With the oath of office and an inaugural address behind him, a newly installed President Barack Obama is going to face an immediate and profound dilemma: how to use his authority to undo the George W. Bush policy regime as quickly as possible without embracing Bush's own obnoxious views of presidential power. I would like to dedicate a few posts to this question.
Bush 43 embraced a double-barreled theory of presidential power that has weakened checks and balances and helped to undermine the "rule of law" culture on which constitutional government depends. One "barrel" is an assertion of unilateral presidential power in military and foreign affairs that is unprecedented in the breadth of its ambition to fend off congressional regulation and judicial oversight. The second is the theory of the so-called "unitary presidency," under which the President is entitled to exercise personally any or all policy discretion vested by Congress in any officer of the executive branch.
With supporters clamoring for the new president to wipe away Bush-era policies with a stroke of a pen, how can the new president wield his own pen without embracing the Bush assault on constitutionalism?
Step One should be an executive order dealing with the infamous Bush signing statements.
As detailed most famously by Charlie Savage, Bush was unprecedented in his frequent use of presidential "signing statements" to interpose constitutional objections to congressional bills that the President was actually signing into law. In 2007, Neil Kinkopf and I compiled a data set showing that Bush, in his first six years in office, raised nearly 1400 constitutional objections to roughly 1000 statutory provisions, over three times the total of his 42 predecessors combined. In each case, he expressly or implicitly asserted authority to shape his enforcement of the law -- or lack of it -- to accommodate his views of his own constitutional power.
(My personal favorite is the Bush objection to a statutory provision that put limits on the number of Defense Department civilian and military personnel who could be assigned to the Pentagon's Legislative Affairs office. According to Bush, Congress "cannot constitutionally restrict the authority of the President to control the activities of members of the armed forces, including whether and how many members of the Armed Forces . . . shall perform legislative affairs or legislative liaison functions." Apparently, Bush really thinks politics is war.)
Todd Gaziano of the Heritage Foundation has written that people ought to regard such signing statements as having essentially the same status as presidential proclamations or executive orders -- in other words, statements with directive force over the executive branch, presumably unless countermanded by a later proclamation or executive order.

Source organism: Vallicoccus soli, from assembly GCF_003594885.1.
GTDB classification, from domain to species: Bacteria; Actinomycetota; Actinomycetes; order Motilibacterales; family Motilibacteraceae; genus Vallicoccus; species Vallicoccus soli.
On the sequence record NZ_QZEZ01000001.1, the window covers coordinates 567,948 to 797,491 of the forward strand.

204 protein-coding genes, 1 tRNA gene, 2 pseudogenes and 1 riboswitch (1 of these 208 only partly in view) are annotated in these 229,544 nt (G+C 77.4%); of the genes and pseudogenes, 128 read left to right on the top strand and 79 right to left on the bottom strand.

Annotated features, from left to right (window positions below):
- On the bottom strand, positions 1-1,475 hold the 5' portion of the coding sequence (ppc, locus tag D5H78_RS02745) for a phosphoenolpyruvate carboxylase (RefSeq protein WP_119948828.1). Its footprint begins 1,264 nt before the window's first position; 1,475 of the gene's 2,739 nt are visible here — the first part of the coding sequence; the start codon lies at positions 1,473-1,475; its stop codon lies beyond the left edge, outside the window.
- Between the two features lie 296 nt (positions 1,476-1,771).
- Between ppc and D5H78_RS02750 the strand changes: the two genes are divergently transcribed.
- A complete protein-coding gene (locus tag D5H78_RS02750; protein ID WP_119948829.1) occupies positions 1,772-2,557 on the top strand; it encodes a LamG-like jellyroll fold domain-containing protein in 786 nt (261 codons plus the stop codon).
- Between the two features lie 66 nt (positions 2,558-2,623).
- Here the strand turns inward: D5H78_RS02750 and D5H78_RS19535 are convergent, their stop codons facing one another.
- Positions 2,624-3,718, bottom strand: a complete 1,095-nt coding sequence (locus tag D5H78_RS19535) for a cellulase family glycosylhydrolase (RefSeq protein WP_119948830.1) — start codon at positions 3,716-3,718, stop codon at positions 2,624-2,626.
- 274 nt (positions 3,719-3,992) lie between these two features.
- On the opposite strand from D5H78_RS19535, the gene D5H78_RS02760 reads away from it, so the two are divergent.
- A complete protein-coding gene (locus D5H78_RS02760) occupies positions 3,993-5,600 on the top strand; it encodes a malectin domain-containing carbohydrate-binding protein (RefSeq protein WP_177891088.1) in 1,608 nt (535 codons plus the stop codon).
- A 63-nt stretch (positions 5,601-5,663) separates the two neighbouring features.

This is a horrible idea for two reasons. First, and most fundamentally, the president does not have any generalized authority to rewrite statutes according to his personal views of the Constitution. Second, the sheer volume of such statements under the Bush Administration would make them all but impossible for later Presidents to police effectively on a case-by-case basis.
President Obama, however, can happily restore checks and balances in this domain with a simple five-sentence executive order. Here's my draft:
Section One. Except in the rarest of cases, the executive branch is constitutionally obligated to enforce the laws of the United States as enacted by Congress.
Section Two. The obligation to enforce the laws of the United States as enacted by Congress is not mitigated by a presidential statement, upon signing any such law, that he or she has reservations about the constitutionality of all or a portion of the law being signed.
Section Three. Should any officer of the United States believe that a law he or she is responsible for enforcing cannot be implemented in a constitutional fashion as written, that officer shall so inform the head of, and general counsel to, the relevant agency, who shall determine, in the first instance, whether the law is constitutionally enforceable.
Section Four. If the head of any agency, in consultation with his or her general counsel, believes that a law that the agency is responsible for enforcing cannot be implemented in constitutional fashion as written, the agency head shall so notify the Attorney General, who shall make a final and binding determination as to how to proceed. If the Attorney General concludes that the law cannot be enforced constitutionally, the Attorney General shall so notify the President, who will convey the Attorney General's determination to the committees of the House and Senate with jurisdiction over the relevant agency.
If our forty-fourth president were to sign such an order, it would surely demonstrate presidential vigor. It would also accomplish three things: repudiating any claims for the legal force of signing statements, pledging allegiance to the executive branch's obligation to enforce the law, and promising transparency on those rare occasions when the president's obligations to the Constitution mean that a statute cannot be enforced consistent with our supreme national law.
Presidential unilateralism in the service of checks and balances would be a welcome harbinger of change. More to come.